Members of the Bangladesh Garment and Industrial Workers Federation protest the deadly working conditions that led to the Rana Plaza building collapse in 2013. / Photo from the International Labor Rights Forum
Label-scouting consumers will have noticed a trend in the last several years: fewer “Made in China” tags on clothes on store shelves and an increase in tags from Bangladesh. Bangladesh is now home to factories producing clothes for some of the biggest clothing labels in the world, like Gap, H&M, and Walmart. Garments now account for 80 percent of Bangladesh’s exports, and the industry employs about 4 million people, according to the Bangladesh Garment Manufacturers and Exporters’ Association.
But the manufacturing boom in the country comes with a heavy price for workers. Since 2006, preventable accidents have plagued garment factories in Bangladesh, according to the Clean Clothes Campaign.
The problem was brought into the international spotlight after a fire at the Tazreen Fashions factory in 2012 killed 112 people; a resulting government inquiry accused the factory’s owner of “unpardonable negligence,” which included storing large amounts of flammable materials in unsafe conditions, and reports that mid-level managers insisted that workers on some floors continue working despite alarms indicating a fire had broken out.
But the tragedy of the Tazreen fire was soon followed by an even more devastating event when the eight-story Rana Plaza building collapsed in April of 2013, killing over 1,000 people and injuring 2,500 more.
Workers had noticed dangerous cracks in the building the day before the collapse, and the building was evacuated. However, workers from the garment factories that took up the upper floors were ordered back to their posts the following day, assured by supervisors that the building was safe. Over 3,000 garment workers were in the building when it fell.
Investors around the world have a huge role to play in urging clothing retailers and brands to ensure that Rana Plaza is the last avoidable major tragedy in Bangladesh garment factories.
The Bangladesh Accord
As calls for major reforms in Bangladesh have become more urgent, investors are pressuring companies to commit to improving conditions for garment workers by signing on to the Bangladesh Accord on Fire and Building Safety.
Created in May 2013, the Accord is a legally binding agreement among Bangladeshi and international trade unions and international clothing companies. The Accord aims to address all aspects of fire and building safety during a period of five years in factories that supply garments to Accord signatories.
More than 190 apparel brands from over 20 countries have signed onto the Bangladesh Accord, along with two global trade unions and eight Bangladesh trade unions. However, the vast majority are European companies, with US businesses largely absent—only 20 US corporations have signed on, including American Eagle Outfitters and Fruit of the Loom.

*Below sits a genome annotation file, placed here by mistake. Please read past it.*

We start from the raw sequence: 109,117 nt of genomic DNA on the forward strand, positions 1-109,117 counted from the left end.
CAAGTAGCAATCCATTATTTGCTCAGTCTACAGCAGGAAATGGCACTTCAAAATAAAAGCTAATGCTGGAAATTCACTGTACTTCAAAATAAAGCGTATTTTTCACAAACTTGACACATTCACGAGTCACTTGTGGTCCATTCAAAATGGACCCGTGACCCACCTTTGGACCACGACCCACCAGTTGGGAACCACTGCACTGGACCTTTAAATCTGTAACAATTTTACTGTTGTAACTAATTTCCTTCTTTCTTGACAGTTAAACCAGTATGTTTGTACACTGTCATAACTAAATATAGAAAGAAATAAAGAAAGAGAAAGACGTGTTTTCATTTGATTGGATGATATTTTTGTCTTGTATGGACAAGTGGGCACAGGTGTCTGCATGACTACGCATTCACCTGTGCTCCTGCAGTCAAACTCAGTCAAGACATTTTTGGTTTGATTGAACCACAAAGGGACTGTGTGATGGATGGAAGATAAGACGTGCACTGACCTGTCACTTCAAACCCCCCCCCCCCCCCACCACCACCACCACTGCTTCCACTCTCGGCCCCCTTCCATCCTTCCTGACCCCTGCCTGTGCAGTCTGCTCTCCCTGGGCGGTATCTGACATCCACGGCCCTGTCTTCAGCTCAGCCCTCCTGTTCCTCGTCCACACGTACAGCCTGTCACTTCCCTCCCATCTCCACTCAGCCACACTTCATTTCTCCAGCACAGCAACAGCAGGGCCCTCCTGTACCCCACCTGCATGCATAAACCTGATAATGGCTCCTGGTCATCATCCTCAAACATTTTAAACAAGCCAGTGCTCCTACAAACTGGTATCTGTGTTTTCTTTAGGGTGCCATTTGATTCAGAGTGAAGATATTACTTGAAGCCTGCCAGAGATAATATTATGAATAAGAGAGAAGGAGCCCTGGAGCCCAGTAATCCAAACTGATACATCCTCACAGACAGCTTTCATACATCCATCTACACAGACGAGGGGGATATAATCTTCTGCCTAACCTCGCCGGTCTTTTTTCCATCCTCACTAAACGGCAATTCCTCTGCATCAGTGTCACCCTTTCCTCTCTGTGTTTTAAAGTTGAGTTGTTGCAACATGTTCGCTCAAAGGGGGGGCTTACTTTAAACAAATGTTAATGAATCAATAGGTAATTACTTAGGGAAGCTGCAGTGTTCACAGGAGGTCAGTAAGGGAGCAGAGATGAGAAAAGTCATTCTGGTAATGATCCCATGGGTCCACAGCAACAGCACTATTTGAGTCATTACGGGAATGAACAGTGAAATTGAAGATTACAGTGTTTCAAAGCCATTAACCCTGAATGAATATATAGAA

Companies that sign on to the Accord agree to work with manufacturers to ensure independent safety inspections and prompt repairs and renovations, as well as to provide pay to workers if they have to stop working due to dangerous conditions. Accord-member companies commit to staying in Bangladesh for at least two years, giving them a real stake in the long-term process to improve safety in garment factories.
“The Bangladesh Accord on Fire and Building Safety is a critical initiative,” says Green America executive co-director Fran Teplitz. “No one should have to endure the suffering, loss of life, and risks that garment workers face every day in Bangladesh.”
Shareholders Support the Accord
Immediately after the Rana Plaza collapse, the Interfaith Center for Corporate Responsibility (ICCR) provided critical leadership, circulating an investor statement calling for clothing companies to sign on to the Bangladesh Accord. The ICCR Bangladesh statement is currently supported by over 200 investment companies and organizations, representing over $3.1 trillion in investor assets.
ICCR is a coalition of faith-based organizations and pension funds that use their collective shareholder power to pressure companies on social and environmental issues.
“From an investment point of view, it’s about risk analysis,” says David Schilling, senior program director at ICCR. “If companies don’t have policies and practices to address the health and safety of workers where they source products, their whole enterprise is vulnerable to reputational risk from major disasters like Rana Plaza.”
Schilling notes that the issue is attracting investors who are new to socially responsible investing. “We’re working with members of ICCR ... but have also combined forces with larger pension and asset managements firms that may not have had a long-standing interest in human rights issues,” he says. “Rana Plaza galvanized, and maybe accelerated, the movement of social analysts in firms to look more carefully at human rights criteria.”
The Accord vs. The Alliance
Rather than signing onto the Accord, 26 North American companies, including Gap, VF, and Walmart, founded the Bangladesh Alliance. While the Alliance aims to work toward improving worker safety in Bangladesh, critics say it’s much weaker than the Accord.
On the surface, the Accord and the Alliance may seem similar. The Accord conducts health and safety inspections at 1600 Bangladesh garment factories that do business with its 190 members, and the Alliance is doing the same at the more than 580 factories patronized by its 26 members (with some overlap between the two groups).
Both the Alliance and the Accord claim their standards are legally binding. Both publish data about factories, including inspection reports and remediation plans.
However, human-rights leaders are asking companies to prioritize the Accord, which they say is more comprehensive and more transparent than the Alliance, and which gives workers a much stronger stake.